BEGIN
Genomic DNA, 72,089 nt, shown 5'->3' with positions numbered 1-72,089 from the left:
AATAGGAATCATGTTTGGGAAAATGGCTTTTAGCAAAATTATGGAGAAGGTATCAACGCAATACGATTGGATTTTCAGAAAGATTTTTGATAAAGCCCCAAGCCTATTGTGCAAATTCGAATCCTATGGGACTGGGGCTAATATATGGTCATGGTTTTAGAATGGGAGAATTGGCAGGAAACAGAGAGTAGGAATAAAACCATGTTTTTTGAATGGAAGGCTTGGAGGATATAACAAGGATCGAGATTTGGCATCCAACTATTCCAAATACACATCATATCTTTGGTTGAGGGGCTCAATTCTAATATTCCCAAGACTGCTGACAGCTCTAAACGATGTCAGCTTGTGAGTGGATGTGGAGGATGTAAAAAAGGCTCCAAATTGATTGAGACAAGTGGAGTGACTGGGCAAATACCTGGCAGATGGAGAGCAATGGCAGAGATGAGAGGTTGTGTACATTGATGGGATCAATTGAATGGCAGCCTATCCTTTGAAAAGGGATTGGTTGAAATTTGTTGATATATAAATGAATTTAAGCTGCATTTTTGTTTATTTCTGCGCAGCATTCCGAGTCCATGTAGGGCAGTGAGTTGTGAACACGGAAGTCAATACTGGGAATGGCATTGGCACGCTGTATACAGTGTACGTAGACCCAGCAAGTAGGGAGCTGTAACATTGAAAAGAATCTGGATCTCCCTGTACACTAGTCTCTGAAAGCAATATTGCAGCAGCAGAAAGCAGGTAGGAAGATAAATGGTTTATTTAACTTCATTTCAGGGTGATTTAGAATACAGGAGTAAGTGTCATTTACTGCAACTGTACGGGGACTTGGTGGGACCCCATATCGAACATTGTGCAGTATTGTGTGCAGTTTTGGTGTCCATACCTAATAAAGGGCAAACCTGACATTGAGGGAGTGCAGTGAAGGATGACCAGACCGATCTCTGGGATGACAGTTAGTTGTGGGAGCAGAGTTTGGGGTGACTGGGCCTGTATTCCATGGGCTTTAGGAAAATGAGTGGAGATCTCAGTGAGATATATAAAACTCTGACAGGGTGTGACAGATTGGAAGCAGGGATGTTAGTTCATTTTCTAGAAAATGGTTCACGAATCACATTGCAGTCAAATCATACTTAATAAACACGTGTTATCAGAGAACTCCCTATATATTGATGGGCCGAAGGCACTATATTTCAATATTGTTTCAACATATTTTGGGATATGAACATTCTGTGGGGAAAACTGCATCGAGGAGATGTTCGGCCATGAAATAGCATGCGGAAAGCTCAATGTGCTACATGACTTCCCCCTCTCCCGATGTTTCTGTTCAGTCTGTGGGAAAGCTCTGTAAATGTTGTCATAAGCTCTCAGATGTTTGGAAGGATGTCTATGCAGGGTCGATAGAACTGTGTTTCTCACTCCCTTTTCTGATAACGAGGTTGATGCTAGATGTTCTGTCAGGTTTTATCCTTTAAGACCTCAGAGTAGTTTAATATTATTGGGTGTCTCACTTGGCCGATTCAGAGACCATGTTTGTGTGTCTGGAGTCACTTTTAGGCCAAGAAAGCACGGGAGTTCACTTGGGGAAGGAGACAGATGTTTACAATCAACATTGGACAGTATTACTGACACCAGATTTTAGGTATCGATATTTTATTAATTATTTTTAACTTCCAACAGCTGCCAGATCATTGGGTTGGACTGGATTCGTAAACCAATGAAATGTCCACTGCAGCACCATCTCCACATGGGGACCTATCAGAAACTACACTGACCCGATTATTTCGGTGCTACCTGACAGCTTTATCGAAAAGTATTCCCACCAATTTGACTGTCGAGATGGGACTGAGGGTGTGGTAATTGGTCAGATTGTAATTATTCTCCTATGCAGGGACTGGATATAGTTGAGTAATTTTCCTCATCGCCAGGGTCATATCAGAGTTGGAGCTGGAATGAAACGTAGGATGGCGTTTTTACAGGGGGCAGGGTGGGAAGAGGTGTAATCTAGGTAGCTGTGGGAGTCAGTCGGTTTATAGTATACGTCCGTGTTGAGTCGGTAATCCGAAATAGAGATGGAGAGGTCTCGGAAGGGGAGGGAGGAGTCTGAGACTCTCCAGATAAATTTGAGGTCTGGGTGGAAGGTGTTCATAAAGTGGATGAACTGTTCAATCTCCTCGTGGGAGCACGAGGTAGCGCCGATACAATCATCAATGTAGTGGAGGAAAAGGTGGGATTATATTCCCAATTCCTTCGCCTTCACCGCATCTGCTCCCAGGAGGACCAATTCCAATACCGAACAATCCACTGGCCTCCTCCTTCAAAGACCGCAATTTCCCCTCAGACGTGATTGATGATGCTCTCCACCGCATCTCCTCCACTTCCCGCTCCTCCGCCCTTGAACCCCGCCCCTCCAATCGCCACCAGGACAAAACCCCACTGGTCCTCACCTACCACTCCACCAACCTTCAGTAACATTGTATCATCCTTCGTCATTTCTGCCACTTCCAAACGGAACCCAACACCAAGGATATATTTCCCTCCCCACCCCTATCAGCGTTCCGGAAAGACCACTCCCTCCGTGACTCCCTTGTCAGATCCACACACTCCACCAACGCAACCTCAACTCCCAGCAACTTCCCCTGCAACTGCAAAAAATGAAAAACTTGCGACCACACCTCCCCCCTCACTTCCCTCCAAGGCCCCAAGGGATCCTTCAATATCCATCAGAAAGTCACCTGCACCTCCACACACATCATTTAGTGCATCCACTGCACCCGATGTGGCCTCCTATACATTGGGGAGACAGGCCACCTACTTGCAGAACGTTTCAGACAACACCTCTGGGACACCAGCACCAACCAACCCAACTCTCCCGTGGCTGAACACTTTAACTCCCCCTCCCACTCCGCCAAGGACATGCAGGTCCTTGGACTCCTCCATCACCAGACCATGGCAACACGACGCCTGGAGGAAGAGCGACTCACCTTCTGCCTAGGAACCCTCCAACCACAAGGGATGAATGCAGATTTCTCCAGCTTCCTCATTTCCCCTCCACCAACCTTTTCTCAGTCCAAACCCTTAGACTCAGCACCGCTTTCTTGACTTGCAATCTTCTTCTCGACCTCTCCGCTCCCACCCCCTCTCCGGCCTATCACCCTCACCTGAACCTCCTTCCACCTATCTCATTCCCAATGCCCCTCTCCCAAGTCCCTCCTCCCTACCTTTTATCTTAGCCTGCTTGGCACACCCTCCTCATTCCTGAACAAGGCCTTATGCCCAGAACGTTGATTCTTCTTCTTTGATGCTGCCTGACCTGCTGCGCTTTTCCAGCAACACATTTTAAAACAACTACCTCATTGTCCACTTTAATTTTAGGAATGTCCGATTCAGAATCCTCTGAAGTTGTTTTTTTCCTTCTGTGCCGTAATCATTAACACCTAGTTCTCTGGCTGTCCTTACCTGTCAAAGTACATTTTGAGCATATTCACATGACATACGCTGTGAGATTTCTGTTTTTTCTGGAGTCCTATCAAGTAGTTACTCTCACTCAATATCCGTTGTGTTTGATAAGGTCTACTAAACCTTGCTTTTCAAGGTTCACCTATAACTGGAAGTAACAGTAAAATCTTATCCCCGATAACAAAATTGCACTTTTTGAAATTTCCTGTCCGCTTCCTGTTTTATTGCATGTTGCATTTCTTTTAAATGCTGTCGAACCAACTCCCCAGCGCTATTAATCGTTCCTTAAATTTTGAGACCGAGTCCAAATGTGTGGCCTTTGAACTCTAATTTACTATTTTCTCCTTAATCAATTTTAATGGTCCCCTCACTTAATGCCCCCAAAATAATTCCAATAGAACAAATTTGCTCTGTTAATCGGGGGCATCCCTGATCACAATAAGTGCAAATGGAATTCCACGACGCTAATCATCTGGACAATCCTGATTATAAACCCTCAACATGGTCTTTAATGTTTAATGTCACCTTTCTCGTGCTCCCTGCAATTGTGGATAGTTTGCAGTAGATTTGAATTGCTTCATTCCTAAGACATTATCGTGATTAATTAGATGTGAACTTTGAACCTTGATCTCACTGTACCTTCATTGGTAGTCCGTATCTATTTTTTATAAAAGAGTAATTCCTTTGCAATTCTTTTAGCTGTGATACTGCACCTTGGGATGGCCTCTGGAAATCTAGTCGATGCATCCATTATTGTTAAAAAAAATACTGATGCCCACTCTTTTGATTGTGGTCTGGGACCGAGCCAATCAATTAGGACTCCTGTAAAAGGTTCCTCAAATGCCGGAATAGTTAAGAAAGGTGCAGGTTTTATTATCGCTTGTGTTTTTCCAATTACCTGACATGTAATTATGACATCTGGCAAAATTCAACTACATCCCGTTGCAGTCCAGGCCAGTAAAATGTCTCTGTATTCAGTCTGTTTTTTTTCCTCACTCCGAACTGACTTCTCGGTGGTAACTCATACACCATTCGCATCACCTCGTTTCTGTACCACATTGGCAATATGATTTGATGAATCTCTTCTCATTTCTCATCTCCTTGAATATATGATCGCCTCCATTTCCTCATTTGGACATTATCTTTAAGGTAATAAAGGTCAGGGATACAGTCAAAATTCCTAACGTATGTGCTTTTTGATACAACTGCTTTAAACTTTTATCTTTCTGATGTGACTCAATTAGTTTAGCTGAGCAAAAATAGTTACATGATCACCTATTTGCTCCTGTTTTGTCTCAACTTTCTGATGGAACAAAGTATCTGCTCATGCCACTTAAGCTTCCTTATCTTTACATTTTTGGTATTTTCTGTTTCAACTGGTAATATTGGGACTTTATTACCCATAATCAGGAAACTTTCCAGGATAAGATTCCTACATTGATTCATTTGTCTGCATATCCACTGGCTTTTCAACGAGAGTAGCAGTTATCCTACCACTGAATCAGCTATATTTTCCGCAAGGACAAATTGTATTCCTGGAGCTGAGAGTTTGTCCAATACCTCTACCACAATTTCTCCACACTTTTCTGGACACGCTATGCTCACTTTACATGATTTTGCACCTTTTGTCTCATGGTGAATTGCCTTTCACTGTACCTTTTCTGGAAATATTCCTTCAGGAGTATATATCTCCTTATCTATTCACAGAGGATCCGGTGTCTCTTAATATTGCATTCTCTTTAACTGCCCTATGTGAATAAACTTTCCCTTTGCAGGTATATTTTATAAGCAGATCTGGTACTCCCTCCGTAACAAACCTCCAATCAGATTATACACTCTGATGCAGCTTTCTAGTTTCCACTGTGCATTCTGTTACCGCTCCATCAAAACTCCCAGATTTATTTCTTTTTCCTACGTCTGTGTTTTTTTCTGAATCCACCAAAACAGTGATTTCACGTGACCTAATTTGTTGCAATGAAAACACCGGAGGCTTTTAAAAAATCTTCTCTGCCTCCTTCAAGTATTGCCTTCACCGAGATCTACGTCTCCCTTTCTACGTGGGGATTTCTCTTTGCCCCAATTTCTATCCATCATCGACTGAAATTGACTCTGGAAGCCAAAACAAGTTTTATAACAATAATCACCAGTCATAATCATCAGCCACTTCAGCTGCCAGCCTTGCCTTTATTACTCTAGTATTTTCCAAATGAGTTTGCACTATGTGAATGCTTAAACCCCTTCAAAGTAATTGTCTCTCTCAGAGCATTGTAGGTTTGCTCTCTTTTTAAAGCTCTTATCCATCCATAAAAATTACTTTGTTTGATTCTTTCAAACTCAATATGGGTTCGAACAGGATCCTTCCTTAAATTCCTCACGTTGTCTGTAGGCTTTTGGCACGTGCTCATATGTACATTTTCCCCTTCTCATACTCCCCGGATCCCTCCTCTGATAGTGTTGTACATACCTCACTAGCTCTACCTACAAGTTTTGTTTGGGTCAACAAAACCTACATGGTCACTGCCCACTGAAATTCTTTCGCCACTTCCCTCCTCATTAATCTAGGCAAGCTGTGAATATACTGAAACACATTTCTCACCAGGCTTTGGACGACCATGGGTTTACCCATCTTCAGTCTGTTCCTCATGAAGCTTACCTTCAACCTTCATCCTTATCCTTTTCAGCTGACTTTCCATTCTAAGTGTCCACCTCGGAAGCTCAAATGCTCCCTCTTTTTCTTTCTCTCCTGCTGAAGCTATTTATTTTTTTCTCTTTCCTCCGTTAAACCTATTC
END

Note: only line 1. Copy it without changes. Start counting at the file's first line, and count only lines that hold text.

Genomic DNA, 72,089 nt, shown 5'->3' with positions numbered 1-72,089 from the left: